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Nigerians in the Diaspora Share Reasons for Migrating

According to an African Polling Institute survey, more than 7 out of 10 Nigerians would leave the nation if given the opportunity. Nigerians are increasingly leaving the country in search of a better life. More heartbreaking is that most Nigerians in the diaspora and those currently processing their visa to leave did that because of police brutality and harassment, lack of stable electricity supply, poor healthcare system, insecurity, bad Governance and underemployment.

Popular Nigerian tech YouTuber and visual storyteller Fisayo Fosudo posted on his timeline on Sunday, “People who left Nigeria, what was the thing that made you finally decide to leave?” He received many replies and quotes, which took the post to millions of impressions.

Suppose you go through the quotes and replies. In that case, you will notice that most of the techies popularly known as “Tech bro” in Nigeria moved to another country due to police brutality, underemployment and lack of power supply, which affected their growth. Most workers based in Nigeria complained about being underpaid for the remote work they are engaged in.

This article aims to share reasons why Nigerians are migrating in droves and offer the Nigerian Government some insights on how it can curb the migration of its citizens.

Reasons why Nigerians are Migrating

Tech entrepreneur Osaretin Victor Asemota, with the handle @asemota, said he left Nigeria because of the bad healthcare system. He tweeted, “I had kidney stones in December 2008, and at that time, there was no lithotripsy machine in Nigeria to break the stones. This was a simple outpatient procedure elsewhere. I had hydronephrosis as my kidney was blocked. Facing renal failure, I left. Found Ghana 2009. To clarify, I went to the UK first before Ghana. From the UK, I found a saner African country where a doctor wouldn’t risk my life to do a procedure I didn’t need. In Nigeria, they collected $1200 for appendectomy without doing a CT scan first. In Ghana, they investigated.

Ameen, a certified Cloud security and DevSecOps based in the United Kingdom with the handle @ALOFFAWY, posted thatDuring the #EndSARS protest, @YomiBanqx and I were in front of the police headquarters in Abuja when they sprayed us with hot water. We ran so fast that we got separated. We probably met each other in Lugbe later in the evening. I got home, packed my kaya (meaning luggage), and ran so fast I saw myself in the UK.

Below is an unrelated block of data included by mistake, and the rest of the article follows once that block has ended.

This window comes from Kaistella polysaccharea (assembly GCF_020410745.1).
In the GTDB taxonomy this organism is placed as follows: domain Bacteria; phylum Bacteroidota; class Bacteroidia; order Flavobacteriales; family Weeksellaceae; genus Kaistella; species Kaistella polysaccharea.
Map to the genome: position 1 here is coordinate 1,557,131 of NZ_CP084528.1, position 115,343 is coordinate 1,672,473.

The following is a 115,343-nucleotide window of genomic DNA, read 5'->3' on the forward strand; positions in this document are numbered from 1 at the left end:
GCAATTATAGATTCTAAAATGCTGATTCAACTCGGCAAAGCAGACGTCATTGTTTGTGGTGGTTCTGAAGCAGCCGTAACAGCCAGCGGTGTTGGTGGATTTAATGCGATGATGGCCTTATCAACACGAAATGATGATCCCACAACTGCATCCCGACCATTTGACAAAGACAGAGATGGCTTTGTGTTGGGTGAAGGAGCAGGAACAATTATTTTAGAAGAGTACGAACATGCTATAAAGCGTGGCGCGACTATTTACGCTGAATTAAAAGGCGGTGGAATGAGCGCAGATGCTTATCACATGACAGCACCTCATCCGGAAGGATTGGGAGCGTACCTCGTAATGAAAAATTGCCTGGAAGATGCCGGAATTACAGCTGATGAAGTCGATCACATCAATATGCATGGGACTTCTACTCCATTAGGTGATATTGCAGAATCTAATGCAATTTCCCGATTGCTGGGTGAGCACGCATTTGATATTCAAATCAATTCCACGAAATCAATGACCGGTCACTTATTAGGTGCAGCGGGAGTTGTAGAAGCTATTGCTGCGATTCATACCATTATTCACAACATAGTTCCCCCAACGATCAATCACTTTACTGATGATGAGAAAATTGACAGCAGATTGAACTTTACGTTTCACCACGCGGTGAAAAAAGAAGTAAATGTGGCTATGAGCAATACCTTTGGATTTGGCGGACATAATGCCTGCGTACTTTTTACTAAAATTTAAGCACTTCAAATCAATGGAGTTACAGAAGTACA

Uchenna S.Osuchukwu @Uchez2 explained how he was kidnapped and extorted by the Nigerian police, which made him decide it was time to leave the country.

I was kidnapped, they emptied my bank account, and my people still paid a ransom. They took my car and damaged it. One transferred money from my account to his and bought airtime from my bank. I took all the evidence to the police and was asked to pay 200,000 naira, but I let it slide. 

A month after that, police at Enugu stopped me while driving back to Abuja, planted a dirty panty in my luggage while searching it and threatened to shoot me right there if I argued and did not cooperate with them. They labelled me a Yahoo boy. 

In Abuja the next week, a police lady slapped me for nothing. I slapped back, and her colleagues, who were men, attacked me. One wanted to stab me with a dagger. 

The last thing that made me say, “fuck it”, was the day Vehicle Inspection Officers (VIO) personnel in Abuja attacked me. One entered my car and nearly made me crash into a fence at Shehu Musa Yar’Adua Centre. @whitenigerian witnessed this one. Right there, I realized Nigeria seriously wanted to kill me by all means. The next day, my wife and I started the process of leaving.